I have asked here whether, in order to establish causal relationships, the treated group and the control group must be similar on all covariates.

The answer was no, if we control for the covariates in an OLS regression.

So what are the use cases for Propensity Score Matching?

Why I can't just run an OLS regression controlling for the covariates on which the two groups (treated and control) differ?

EDIT: The problem is that my colleague is saying that the OLS I proposed in the linked question will not work and we need to use Propensity Score Matching. Wikipedia is saying the opposite:

This blocking can be done either by adding the confounding variable as a control in regression, or by matching on the confounding variable.

So, according to Wikipedia, either adding the variables as controls or using Propensity Score Matching will work just fine both ways

EDIT: The topic is also covered in this video at minute 12:00

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    $\begingroup$ Besides the answers you've received: You are not necessarily fine in any of the cases in a non-randomized study. Remember that you may very well have balanced/adjusted/whatever for all the observed covariates, but important unobserved confounding may still be present. That's of course particularly an issue, if you collected only a small amount of covariate information and/or have such a small sample size that it's tough to account for all the information you have. $\endgroup$
    – Björn
    Commented Apr 30, 2021 at 12:23

3 Answers 3


You need to distinguish between uses of propensity scores for matching of cases versus for more general adjustments.

The discussion on this page suggests that there isn't much of a use case for propensity score matching. Among other problems, there is seldom much to be gained by throwing away information. Yet that is what matching cases does, with additional problems introduced by using propensity scores for the matching.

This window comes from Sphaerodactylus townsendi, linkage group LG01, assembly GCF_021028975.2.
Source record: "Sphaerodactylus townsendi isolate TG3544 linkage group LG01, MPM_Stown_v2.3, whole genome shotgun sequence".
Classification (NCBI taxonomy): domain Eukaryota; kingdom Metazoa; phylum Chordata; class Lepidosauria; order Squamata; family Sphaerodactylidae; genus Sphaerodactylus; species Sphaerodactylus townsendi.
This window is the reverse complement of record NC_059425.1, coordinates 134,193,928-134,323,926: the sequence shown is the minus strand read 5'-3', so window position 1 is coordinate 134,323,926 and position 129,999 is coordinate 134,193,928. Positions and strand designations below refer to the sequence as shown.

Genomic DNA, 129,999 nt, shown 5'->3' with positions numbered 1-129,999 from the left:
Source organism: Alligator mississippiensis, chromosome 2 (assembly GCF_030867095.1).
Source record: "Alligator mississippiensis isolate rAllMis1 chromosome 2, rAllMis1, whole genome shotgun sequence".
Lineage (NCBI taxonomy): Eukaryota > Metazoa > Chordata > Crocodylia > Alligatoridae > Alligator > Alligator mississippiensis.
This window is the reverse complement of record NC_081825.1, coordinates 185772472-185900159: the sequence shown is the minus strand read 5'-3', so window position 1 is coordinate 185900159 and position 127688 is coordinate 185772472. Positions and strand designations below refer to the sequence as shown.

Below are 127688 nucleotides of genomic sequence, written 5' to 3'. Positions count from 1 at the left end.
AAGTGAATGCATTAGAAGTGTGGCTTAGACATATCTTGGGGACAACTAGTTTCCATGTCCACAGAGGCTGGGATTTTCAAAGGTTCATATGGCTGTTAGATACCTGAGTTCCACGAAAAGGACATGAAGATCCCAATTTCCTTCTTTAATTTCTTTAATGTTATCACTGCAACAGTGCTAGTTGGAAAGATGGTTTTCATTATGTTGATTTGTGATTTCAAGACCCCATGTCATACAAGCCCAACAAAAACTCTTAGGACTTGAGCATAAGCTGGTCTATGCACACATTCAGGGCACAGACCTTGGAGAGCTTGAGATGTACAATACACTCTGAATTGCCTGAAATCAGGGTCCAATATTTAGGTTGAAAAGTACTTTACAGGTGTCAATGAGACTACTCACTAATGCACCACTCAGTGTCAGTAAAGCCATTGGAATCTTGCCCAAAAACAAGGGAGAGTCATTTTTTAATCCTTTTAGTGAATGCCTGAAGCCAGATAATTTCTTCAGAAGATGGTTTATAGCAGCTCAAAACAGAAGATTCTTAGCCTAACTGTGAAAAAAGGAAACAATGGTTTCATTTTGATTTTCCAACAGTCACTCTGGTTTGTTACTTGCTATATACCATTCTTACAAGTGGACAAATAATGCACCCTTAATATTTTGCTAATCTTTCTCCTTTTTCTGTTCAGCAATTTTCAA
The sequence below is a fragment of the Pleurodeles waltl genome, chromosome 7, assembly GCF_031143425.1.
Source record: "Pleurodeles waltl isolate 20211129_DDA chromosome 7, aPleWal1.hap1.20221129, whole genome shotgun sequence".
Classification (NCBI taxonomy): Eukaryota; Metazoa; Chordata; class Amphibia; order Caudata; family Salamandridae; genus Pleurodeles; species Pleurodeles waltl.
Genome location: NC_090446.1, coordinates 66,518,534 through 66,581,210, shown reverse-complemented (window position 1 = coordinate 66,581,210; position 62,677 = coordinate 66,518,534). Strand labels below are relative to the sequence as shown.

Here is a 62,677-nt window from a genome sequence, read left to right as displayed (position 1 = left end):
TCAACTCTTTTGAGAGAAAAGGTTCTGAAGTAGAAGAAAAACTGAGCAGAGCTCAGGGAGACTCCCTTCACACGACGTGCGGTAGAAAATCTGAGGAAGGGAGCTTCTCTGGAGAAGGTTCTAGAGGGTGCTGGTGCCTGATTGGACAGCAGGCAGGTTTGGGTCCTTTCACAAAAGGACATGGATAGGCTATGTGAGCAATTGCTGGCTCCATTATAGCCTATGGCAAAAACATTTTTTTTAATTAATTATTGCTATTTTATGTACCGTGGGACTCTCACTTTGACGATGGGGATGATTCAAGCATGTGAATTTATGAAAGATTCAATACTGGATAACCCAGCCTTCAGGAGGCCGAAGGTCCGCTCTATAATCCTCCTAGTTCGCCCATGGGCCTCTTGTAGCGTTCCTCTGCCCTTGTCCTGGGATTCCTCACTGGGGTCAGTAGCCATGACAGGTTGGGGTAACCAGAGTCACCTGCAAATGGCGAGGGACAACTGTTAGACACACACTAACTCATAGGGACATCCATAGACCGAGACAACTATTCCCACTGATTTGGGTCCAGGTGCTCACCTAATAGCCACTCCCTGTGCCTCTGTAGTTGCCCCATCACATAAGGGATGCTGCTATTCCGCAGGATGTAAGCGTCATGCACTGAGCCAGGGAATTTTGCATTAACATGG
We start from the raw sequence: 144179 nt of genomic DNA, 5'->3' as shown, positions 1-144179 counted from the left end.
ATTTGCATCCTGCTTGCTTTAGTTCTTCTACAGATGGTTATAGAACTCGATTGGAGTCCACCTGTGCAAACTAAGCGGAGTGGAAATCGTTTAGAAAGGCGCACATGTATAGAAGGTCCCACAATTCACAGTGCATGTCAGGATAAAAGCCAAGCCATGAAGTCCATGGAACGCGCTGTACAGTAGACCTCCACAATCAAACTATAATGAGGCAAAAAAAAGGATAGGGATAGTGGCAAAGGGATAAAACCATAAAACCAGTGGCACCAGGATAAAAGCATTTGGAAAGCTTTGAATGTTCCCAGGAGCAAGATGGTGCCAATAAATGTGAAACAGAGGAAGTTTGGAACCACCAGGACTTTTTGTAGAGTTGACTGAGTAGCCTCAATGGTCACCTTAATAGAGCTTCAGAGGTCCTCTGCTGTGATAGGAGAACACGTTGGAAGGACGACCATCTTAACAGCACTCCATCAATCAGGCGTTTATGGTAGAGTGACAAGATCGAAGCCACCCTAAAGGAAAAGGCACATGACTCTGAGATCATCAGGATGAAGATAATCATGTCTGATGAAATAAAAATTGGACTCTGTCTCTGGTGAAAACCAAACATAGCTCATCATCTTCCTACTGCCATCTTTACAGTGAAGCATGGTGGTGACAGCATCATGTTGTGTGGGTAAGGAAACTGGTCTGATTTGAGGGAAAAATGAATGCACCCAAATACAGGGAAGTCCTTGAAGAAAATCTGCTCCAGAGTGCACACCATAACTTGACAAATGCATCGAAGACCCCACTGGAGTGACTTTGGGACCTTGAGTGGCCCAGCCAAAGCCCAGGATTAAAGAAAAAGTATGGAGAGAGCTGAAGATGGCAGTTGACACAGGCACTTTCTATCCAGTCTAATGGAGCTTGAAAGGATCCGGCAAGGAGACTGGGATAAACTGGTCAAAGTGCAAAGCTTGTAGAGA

That said, restricting yourself to regression to control for covariates can fail if the regression model for outcome, including the treatment effect of interest and the covariates, is incomplete or incorrect. And there's no a priori way to know whether that's the case.

Inverse propensity score weighting provides another way to achieve effective covariate balance between treated and control groups. Cases with a lower probability of getting the treatment get higher weight, providing a more graded balance between treatment groups. That helps to estimate what would have happened had the individuals with the same characteristics been equally represented in control and treatment groups.

You can combine both types of control, via regression and propensity scores, to get what's sometimes called "doubly robust" estimation. If either the regression or the propensity-score model is OK, you can get a reliable measure of treatment effect--provided, as Björn rightly notes in a comment, that there isn't heterogeneity of unobserved covariates affecting outcome between treatment groups.

The issues you raise are much more than a couple of paragraphs can cover. Read the Causal Inference book by Hernán and Robins for a thorough recent treatment.

  • $\begingroup$ Thank you so much for the explanation and for the link to the book. It is very much appreciated $\endgroup$ Commented Apr 30, 2021 at 13:46
  • $\begingroup$ I had "Causality" by Pearl and now I also have the book you suggested. I will start from the one you suggested since it seems newer and also structured $\endgroup$ Commented Apr 30, 2021 at 13:56
  • $\begingroup$ +1 You might wish to point out that the Hernán & Robins book has almost a whole chapter devoted to propensity scores (plus other material elsewhere in the book. :) $\endgroup$
    – Alexis
    Commented Apr 30, 2021 at 18:29
  • $\begingroup$ "regression [...] can fail if the regression model for outcome [...] is incomplete or incorrect". What do you mean by "incomplete"? If there are confounders we don't observe, propensity score doesn't cure for that, right? Or, if we use propensity score, and match the observations on observed confounders, we hypothesize that the confounders we don't observe do not differ between treatment and control? Is this a valid hypothesis that would make the PS "better" than OLS, which would fail if there is any unobserved confounding no matter what? $\endgroup$ Commented Apr 30, 2021 at 22:37